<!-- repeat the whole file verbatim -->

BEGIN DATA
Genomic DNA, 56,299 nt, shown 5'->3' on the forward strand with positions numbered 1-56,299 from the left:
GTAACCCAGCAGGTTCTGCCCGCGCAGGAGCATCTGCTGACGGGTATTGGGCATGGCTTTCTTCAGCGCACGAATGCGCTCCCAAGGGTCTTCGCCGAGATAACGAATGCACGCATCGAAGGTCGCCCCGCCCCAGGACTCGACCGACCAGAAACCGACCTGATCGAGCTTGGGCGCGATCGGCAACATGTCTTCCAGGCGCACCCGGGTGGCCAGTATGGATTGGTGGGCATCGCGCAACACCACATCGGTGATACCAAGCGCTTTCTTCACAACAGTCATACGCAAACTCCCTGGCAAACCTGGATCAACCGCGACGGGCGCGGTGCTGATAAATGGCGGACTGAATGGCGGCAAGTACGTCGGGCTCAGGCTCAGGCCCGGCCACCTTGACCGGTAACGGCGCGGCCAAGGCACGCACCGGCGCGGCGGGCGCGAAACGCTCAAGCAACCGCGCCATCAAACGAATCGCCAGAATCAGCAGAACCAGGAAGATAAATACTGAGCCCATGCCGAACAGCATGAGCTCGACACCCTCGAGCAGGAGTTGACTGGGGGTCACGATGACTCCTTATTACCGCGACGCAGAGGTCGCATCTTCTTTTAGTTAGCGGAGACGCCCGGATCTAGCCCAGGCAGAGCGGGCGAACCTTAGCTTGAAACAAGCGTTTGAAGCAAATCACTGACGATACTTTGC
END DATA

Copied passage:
Genomic DNA, 56,299 nt, shown 5'->3' on the forward strand with positions numbered 1-56,299 from the left:
GTAACCCAGCAGGTTCTGCCCGCGCAGGAGCATCTGCTGACGGGTATTGGGCATGGCTTTCTTCAGCGCACGAATGCGCTCCCAAGGGTCTTCGCCGAGATAACGAATGCACGCATCGAAGGTCGCCCCGCCCCAGGACTCGACCGACCAGAAACCGACCTGATCGAGCTTGGGCGCGATCGGCAACATGTCTTCCAGGCGCACCCGGGTGGCCAGTATGGATTGGTGGGCATCGCGCAACACCACATCGGTGATACCAAGCGCTTTCTTCACAACAGTCATACGCAAACTCCCTGGCAAACCTGGATCAACCGCGACGGGCGCGGTGCTGATAAATGGCGGACTGAATGGCGGCAAGTACGTCGGGCTCAGGCTCAGGCCCGGCCACCTTGACCGGTAACGGCGCGGCCAAGGCACGCACCGGCGCGGCGGGCGCGAAACGCTCAAGCAACCGCGCCATCAAACGAATCGCCAGAATCAGCAGAACCAGGAAGATAAATACTGAGCCCATGCCGAACAGCATGAGCTCGACACCCTCGAGCAGGAGTTGACTGGGGGTCACGATGACTCCTTATTACCGCGACGCAGAGGTCGCATCTTCTTTTAGTTAGCGGAGACGCCCGGATCTAGCCCAGGCAGAGCGGGCGAACCTTAGCTTGAAACAAGCGTTTGAAGCAAATCACTGACGATACTTTGC